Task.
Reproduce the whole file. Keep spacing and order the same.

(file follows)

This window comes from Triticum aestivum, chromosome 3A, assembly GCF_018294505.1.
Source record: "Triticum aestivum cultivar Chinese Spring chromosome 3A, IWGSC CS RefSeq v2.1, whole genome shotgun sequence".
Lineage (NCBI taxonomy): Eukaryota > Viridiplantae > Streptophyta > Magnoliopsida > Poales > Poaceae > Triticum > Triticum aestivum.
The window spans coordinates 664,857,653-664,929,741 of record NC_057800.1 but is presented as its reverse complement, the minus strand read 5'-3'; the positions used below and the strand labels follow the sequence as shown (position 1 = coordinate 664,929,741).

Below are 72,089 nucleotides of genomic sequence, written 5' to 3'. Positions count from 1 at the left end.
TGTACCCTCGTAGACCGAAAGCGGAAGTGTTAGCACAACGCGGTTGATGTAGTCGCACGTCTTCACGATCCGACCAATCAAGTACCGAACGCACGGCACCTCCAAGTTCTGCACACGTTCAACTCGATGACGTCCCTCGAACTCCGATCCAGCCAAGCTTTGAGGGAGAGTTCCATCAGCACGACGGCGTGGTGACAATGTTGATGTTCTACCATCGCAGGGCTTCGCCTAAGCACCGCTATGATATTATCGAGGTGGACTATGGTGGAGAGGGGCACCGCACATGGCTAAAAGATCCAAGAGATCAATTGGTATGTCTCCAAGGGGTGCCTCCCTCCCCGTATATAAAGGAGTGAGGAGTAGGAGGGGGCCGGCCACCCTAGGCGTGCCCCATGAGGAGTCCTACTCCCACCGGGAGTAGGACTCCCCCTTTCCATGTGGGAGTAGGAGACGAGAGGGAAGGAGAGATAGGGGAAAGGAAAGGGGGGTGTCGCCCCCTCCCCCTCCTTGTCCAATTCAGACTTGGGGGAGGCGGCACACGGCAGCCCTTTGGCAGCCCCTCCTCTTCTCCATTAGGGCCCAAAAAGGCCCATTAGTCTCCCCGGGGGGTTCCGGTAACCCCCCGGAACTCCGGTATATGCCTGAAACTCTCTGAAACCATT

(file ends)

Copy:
This window comes from Triticum aestivum, chromosome 3A, assembly GCF_018294505.1.
Source record: "Triticum aestivum cultivar Chinese Spring chromosome 3A, IWGSC CS RefSeq v2.1, whole genome shotgun sequence".
Lineage (NCBI taxonomy): Eukaryota > Viridiplantae > Streptophyta > Magnoliopsida > Poales > Poaceae > Triticum > Triticum aestivum.
The window spans coordinates 664,857,653-664,929,741 of record NC_057800.1 but is presented as its reverse complement, the minus strand read 5'-3'; the positions used below and the strand labels follow the sequence as shown (position 1 = coordinate 664,929,741).

Below are 72,089 nucleotides of genomic sequence, written 5' to 3'. Positions count from 1 at the left end.
TGTACCCTCGTAGACCGAAAGCGGAAGTGTTAGCACAACGCGGTTGATGTAGTCGCACGTCTTCACGATCCGACCAATCAAGTACCGAACGCACGGCACCTCCAAGTTCTGCACACGTTCAACTCGATGACGTCCCTCGAACTCCGATCCAGCCAAGCTTTGAGGGAGAGTTCCATCAGCACGACGGCGTGGTGACAATGTTGATGTTCTACCATCGCAGGGCTTCGCCTAAGCACCGCTATGATATTATCGAGGTGGACTATGGTGGAGAGGGGCACCGCACATGGCTAAAAGATCCAAGAGATCAATTGGTATGTCTCCAAGGGGTGCCTCCCTCCCCGTATATAAAGGAGTGAGGAGTAGGAGGGGGCCGGCCACCCTAGGCGTGCCCCATGAGGAGTCCTACTCCCACCGGGAGTAGGACTCCCCCTTTCCATGTGGGAGTAGGAGACGAGAGGGAAGGAGAGATAGGGGAAAGGAAAGGGGGGTGTCGCCCCCTCCCCCTCCTTGTCCAATTCAGACTTGGGGGAGGCGGCACACGGCAGCCCTTTGGCAGCCCCTCCTCTTCTCCATTAGGGCCCAAAAAGGCCCATTAGTCTCCCCGGGGGGTTCCGGTAACCCCCCGGAACTCCGGTATATGCCTGAAACTCTCTGAAACCATT